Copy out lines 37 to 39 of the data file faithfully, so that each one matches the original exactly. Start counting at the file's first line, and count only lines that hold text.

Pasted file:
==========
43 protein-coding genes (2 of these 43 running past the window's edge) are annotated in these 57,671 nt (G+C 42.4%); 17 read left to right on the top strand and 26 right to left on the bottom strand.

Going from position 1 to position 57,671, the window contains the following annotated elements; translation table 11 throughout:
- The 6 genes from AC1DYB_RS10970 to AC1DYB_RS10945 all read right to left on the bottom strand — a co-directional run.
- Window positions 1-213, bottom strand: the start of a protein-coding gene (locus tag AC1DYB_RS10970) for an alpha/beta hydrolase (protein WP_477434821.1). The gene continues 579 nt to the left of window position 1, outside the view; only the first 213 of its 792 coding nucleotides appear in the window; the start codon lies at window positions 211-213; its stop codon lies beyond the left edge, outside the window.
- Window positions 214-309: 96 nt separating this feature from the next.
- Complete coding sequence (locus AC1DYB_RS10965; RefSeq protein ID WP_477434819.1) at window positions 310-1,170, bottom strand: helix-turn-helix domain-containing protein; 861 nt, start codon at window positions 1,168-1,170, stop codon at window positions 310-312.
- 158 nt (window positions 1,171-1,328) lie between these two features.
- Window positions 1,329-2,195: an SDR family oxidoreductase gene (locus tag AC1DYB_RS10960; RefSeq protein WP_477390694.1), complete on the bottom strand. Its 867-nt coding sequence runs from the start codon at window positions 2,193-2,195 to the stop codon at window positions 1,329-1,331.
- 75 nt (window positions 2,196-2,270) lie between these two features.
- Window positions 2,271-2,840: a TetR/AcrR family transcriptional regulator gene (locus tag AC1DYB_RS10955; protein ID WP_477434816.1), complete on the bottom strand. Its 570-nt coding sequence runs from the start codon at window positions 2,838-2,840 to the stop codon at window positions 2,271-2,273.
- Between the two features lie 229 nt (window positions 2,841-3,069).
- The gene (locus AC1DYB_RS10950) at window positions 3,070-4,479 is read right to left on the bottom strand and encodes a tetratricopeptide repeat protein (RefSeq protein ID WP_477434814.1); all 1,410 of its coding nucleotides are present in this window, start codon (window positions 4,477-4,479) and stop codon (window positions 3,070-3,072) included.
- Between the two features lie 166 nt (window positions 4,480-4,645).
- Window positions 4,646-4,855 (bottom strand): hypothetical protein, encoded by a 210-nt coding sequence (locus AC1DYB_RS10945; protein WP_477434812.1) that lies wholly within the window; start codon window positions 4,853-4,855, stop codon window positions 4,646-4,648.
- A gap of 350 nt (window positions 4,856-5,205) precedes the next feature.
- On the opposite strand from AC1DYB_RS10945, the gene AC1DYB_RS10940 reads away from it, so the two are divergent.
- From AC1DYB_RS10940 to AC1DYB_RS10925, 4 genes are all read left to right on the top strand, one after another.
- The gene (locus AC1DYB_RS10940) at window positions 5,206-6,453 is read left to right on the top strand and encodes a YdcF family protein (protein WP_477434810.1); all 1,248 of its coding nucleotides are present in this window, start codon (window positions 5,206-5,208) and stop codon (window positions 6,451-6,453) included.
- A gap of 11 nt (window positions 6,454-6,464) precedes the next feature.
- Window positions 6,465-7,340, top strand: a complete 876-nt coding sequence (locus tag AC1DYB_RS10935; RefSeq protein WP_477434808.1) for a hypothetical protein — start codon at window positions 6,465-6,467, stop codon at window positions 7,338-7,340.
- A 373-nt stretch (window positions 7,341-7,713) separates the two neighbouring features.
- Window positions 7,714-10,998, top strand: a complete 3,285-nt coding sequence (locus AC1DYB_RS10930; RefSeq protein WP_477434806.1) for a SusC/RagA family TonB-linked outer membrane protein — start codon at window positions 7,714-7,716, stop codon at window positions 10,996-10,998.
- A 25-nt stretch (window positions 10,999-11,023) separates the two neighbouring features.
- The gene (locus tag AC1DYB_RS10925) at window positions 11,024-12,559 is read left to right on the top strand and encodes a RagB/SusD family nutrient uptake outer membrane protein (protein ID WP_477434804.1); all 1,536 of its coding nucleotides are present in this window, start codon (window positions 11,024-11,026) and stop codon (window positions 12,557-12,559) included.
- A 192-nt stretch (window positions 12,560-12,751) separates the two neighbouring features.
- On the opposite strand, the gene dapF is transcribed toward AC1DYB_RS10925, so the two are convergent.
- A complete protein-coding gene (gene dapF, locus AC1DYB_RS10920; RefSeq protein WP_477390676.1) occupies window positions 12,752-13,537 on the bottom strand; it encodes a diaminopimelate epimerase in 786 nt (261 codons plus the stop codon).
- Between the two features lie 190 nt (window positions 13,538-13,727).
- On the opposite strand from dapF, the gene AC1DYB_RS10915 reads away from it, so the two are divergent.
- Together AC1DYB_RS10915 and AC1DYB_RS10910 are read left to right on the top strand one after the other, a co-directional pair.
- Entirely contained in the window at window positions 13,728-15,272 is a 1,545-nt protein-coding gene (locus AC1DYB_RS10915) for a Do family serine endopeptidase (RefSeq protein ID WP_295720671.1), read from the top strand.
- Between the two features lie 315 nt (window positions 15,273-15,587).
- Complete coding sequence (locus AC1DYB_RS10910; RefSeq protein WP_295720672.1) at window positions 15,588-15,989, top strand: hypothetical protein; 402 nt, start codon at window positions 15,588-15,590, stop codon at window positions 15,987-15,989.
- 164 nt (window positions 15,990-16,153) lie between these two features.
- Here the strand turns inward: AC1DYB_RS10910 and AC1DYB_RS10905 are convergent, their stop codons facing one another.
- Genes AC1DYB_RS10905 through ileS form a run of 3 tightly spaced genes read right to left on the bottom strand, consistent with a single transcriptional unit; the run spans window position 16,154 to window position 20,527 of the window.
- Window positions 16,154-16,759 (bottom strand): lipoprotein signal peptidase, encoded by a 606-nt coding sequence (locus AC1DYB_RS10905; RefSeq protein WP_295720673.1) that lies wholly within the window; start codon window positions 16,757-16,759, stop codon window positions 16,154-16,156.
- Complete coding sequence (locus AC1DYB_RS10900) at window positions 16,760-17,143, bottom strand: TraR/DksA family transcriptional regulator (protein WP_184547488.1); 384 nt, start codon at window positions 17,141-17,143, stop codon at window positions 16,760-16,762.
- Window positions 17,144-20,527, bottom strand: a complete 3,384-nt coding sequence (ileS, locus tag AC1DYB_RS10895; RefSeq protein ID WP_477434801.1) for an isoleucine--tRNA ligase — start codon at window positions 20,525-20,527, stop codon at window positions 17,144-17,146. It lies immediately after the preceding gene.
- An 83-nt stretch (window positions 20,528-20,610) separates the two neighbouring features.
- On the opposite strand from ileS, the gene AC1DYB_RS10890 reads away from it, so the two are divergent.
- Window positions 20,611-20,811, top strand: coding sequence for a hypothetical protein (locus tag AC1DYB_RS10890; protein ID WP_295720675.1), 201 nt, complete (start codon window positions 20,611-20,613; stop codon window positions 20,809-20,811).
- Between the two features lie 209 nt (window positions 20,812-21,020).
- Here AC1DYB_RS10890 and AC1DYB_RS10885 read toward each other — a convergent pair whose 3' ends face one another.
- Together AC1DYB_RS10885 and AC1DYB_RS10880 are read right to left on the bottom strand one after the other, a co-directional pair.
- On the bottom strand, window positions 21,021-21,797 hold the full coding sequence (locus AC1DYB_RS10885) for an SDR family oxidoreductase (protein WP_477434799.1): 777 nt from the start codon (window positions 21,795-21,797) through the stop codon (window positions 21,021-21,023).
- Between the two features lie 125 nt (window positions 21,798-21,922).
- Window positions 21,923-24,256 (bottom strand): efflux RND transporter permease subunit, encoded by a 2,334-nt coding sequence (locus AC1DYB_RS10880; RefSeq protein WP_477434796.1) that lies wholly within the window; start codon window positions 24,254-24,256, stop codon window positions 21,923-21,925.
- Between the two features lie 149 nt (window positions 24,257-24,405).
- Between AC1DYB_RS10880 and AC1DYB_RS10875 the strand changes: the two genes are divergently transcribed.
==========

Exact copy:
- Window positions 16,154-16,759 (bottom strand): lipoprotein signal peptidase, encoded by a 606-nt coding sequence (locus AC1DYB_RS10905; RefSeq protein WP_295720673.1) that lies wholly within the window; start codon window positions 16,757-16,759, stop codon window positions 16,154-16,156.
- Complete coding sequence (locus AC1DYB_RS10900) at window positions 16,760-17,143, bottom strand: TraR/DksA family transcriptional regulator (protein WP_184547488.1); 384 nt, start codon at window positions 17,141-17,143, stop codon at window positions 16,760-16,762.
- Window positions 17,144-20,527, bottom strand: a complete 3,384-nt coding sequence (ileS, locus tag AC1DYB_RS10895; RefSeq protein ID WP_477434801.1) for an isoleucine--tRNA ligase — start codon at window positions 20,525-20,527, stop codon at window positions 17,144-17,146. It lies immediately after the preceding gene.